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Saga Blues 31-40

31 Sonny Boy Williamson II – Harmonica Wizard
A pathological liar, a cunning storyteller with a strong manipulative streak… No phrase can fully describe the disputable personality of this outstanding creator and true genius who chose the harmonica as his passport out of the harsh reality of the mid-20th century South. A talented guitarist and drummer, Sonny Boy favored this toy-like instrument because he could take it everywhere. In the end, it was the harmonica that took him halfway across the planet. After roaming Delta juke joints alongside the legendary Robert Johnson and before tutoring a young Eric Clapton in bluesology, Sonny Boy left his mark on the world with a handful of Trumpet and Checker recordings the best of which are gathered on this stellar set.

32 Big Joe Williams – Delta & Chicago Blues Founder
Big Joe Williams died in 1982, whether he was born in 1893, 1899 or 1903 – all dates given at various times – and his incredibly harsh, crude Delta style made him almost an inevitable figure in international blues festivals held in the decade 1960-70. He had a nine-string guitar which he’d reinforced with tape (he’d patented his improbable invention), and when he dwarfed it with his stocky silhouette – notable for its gigantic Stetson and equally-imposing portliness – Big Joe wielded unrivalled hypnotic power over the most sundry audiences.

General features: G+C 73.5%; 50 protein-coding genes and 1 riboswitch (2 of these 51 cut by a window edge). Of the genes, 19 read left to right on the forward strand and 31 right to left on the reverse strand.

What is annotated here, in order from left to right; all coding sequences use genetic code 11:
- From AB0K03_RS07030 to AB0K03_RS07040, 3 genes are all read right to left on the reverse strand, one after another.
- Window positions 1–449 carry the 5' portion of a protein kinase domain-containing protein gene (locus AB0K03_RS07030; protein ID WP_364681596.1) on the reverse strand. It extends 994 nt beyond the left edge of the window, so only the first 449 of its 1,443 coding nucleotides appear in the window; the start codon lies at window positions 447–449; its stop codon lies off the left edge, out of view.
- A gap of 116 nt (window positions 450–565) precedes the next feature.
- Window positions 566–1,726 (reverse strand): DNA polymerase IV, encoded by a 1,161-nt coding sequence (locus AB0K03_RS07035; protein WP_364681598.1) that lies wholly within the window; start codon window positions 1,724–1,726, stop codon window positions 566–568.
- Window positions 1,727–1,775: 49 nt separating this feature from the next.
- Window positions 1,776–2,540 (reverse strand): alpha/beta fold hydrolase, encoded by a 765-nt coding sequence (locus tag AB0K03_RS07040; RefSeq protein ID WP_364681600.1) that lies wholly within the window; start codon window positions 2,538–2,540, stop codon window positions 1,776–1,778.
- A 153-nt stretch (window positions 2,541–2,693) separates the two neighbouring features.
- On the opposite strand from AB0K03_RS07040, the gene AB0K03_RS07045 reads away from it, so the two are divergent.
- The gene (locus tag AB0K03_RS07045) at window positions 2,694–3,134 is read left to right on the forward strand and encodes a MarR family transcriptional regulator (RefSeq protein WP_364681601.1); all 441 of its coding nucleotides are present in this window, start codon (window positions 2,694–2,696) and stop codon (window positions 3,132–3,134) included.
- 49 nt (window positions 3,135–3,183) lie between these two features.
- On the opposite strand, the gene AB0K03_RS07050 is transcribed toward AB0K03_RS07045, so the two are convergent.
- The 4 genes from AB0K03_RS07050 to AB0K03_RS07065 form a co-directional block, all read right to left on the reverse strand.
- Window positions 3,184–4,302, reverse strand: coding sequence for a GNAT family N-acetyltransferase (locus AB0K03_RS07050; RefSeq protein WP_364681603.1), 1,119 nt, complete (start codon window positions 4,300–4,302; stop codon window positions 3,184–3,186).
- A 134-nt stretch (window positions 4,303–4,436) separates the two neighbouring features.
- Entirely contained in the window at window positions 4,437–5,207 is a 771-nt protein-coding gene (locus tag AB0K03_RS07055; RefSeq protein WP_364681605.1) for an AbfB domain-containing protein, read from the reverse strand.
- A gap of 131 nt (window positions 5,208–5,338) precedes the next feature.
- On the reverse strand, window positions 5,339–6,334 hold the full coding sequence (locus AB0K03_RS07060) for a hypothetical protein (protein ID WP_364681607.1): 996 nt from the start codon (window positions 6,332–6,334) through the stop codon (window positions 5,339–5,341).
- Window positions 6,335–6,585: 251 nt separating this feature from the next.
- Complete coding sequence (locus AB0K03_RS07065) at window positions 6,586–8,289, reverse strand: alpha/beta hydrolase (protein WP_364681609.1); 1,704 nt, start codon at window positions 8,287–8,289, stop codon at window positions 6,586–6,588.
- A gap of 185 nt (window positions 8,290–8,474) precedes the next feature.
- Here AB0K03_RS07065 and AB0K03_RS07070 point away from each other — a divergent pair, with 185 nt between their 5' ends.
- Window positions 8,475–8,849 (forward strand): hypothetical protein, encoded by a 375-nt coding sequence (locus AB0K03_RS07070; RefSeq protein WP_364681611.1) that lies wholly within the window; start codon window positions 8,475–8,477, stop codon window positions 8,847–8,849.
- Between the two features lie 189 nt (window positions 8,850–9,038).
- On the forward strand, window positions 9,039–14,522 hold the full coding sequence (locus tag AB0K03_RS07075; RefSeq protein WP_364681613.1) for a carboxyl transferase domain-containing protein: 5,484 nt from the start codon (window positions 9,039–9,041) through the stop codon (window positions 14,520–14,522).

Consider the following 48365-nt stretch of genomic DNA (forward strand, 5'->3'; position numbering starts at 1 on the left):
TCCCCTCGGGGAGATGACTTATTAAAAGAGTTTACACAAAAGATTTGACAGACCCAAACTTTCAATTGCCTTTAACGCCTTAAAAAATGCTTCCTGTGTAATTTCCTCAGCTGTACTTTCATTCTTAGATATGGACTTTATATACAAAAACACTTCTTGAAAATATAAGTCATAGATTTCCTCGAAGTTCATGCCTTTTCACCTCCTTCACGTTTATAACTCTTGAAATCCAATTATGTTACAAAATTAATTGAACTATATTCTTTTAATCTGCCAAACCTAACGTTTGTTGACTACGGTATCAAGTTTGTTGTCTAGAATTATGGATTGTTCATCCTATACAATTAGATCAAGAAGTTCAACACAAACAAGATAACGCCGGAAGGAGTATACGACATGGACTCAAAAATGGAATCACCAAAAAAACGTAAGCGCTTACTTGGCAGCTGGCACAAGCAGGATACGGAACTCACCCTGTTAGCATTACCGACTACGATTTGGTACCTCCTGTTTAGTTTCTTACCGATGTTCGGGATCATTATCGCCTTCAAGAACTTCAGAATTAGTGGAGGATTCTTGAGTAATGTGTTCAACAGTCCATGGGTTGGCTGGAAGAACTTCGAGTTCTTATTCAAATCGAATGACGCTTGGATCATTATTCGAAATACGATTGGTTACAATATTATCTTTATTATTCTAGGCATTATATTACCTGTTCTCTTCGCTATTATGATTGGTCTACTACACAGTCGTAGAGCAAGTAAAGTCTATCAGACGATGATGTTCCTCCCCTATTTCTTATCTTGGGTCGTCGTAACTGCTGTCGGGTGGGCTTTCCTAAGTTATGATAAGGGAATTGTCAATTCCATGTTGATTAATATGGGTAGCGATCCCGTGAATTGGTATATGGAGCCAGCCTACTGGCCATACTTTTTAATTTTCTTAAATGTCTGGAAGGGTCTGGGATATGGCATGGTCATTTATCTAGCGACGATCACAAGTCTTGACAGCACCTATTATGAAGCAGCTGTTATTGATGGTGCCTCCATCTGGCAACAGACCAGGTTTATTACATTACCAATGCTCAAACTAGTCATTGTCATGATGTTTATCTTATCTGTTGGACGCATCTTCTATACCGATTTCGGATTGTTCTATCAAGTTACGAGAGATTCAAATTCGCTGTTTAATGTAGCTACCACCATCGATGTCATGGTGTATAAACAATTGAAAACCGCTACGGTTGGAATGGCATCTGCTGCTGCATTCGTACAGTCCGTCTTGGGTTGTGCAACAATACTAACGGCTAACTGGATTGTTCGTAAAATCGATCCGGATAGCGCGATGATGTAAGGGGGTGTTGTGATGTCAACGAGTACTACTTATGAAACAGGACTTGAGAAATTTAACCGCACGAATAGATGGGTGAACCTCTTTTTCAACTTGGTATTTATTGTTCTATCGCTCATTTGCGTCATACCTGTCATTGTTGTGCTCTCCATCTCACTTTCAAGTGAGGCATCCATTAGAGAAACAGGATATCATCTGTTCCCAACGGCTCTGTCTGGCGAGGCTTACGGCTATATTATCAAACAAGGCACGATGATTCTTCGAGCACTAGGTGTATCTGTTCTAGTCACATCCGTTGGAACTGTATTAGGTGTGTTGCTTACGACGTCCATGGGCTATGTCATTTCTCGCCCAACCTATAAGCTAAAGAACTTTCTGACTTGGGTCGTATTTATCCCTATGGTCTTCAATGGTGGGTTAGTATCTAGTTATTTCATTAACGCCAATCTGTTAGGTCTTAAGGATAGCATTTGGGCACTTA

33 Bukka White – Aberdeen Mississippi Blues
Le chanteur et guitariste Bukka White est l’un des plus grands bluesmen du Delta et, par extension, de toute l’histoire du blues. Cela va de soi si l’on sait que cette musique est née, pour l’essentiel, et s’est développée dans cette partie du Mississippi, en plein deep south. Il fallait des hommes au caractère trempé, des personnages hors du commun pour forger et véhiculer une forme musicale populaire aussi enracinée et unique, la faire connaître au gré d’hasardeuses pérégrinations, et enfin la graver dans le disque pour l’éternité. La musique de Bukka White, d’une densité, d’une puissance et d’une force d’expression rarement égalées, témoigne, avec une troublante vérité, de la lutte de l’homme noir dans un monde hostile. L’intégrale de ses faces d’avant-guerre ici réunie représente une somme de pièces magistrales à couper le souffle.